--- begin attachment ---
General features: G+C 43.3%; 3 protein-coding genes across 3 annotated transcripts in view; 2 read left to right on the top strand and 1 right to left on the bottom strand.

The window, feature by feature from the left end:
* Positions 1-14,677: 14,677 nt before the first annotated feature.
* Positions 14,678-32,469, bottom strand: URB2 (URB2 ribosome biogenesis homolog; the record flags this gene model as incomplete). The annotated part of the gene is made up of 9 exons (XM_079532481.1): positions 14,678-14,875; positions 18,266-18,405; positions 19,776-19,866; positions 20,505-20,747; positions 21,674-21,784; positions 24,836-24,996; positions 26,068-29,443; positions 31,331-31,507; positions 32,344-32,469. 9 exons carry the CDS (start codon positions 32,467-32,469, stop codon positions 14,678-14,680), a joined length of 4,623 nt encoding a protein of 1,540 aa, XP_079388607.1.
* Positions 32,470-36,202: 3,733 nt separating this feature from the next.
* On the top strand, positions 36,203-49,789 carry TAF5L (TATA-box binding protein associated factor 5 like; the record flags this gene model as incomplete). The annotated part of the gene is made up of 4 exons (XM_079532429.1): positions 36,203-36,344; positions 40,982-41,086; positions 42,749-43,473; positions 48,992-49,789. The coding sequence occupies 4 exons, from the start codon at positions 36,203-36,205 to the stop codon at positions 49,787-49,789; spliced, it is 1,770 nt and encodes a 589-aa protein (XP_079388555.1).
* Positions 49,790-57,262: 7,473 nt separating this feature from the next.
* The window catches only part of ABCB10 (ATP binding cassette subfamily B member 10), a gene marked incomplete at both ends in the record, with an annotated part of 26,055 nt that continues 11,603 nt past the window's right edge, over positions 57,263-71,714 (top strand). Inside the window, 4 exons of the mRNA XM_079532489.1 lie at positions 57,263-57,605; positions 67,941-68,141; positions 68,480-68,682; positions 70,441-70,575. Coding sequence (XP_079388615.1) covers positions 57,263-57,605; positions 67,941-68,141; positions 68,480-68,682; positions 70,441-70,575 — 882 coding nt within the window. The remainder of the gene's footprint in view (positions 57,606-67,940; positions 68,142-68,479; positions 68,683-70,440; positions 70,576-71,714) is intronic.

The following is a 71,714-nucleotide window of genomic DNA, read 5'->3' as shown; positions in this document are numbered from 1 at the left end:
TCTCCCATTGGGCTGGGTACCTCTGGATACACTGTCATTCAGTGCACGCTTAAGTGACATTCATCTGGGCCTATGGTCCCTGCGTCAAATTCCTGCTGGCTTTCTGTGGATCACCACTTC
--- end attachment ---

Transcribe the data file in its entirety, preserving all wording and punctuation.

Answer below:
General features: G+C 43.3%; 3 protein-coding genes across 3 annotated transcripts in view; 2 read left to right on the top strand and 1 right to left on the bottom strand.

The window, feature by feature from the left end:
* Positions 1-14,677: 14,677 nt before the first annotated feature.
* Positions 14,678-32,469, bottom strand: URB2 (URB2 ribosome biogenesis homolog; the record flags this gene model as incomplete). The annotated part of the gene is made up of 9 exons (XM_079532481.1): positions 14,678-14,875; positions 18,266-18,405; positions 19,776-19,866; positions 20,505-20,747; positions 21,674-21,784; positions 24,836-24,996; positions 26,068-29,443; positions 31,331-31,507; positions 32,344-32,469. 9 exons carry the CDS (start codon positions 32,467-32,469, stop codon positions 14,678-14,680), a joined length of 4,623 nt encoding a protein of 1,540 aa, XP_079388607.1.
* Positions 32,470-36,202: 3,733 nt separating this feature from the next.
* On the top strand, positions 36,203-49,789 carry TAF5L (TATA-box binding protein associated factor 5 like; the record flags this gene model as incomplete). The annotated part of the gene is made up of 4 exons (XM_079532429.1): positions 36,203-36,344; positions 40,982-41,086; positions 42,749-43,473; positions 48,992-49,789. The coding sequence occupies 4 exons, from the start codon at positions 36,203-36,205 to the stop codon at positions 49,787-49,789; spliced, it is 1,770 nt and encodes a 589-aa protein (XP_079388555.1).
* Positions 49,790-57,262: 7,473 nt separating this feature from the next.
* The window catches only part of ABCB10 (ATP binding cassette subfamily B member 10), a gene marked incomplete at both ends in the record, with an annotated part of 26,055 nt that continues 11,603 nt past the window's right edge, over positions 57,263-71,714 (top strand). Inside the window, 4 exons of the mRNA XM_079532489.1 lie at positions 57,263-57,605; positions 67,941-68,141; positions 68,480-68,682; positions 70,441-70,575. Coding sequence (XP_079388615.1) covers positions 57,263-57,605; positions 67,941-68,141; positions 68,480-68,682; positions 70,441-70,575 — 882 coding nt within the window. The remainder of the gene's footprint in view (positions 57,606-67,940; positions 68,142-68,479; positions 68,683-70,440; positions 70,576-71,714) is intronic.

The following is a 71,714-nucleotide window of genomic DNA, read 5'->3' as shown; positions in this document are numbered from 1 at the left end:
TCTCCCATTGGGCTGGGTACCTCTGGATACACTGTCATTCAGTGCACGCTTAAGTGACATTCATCTGGGCCTATGGTCCCTGCGTCAAATTCCTGCTGGCTTTCTGTGGATCACCACTTC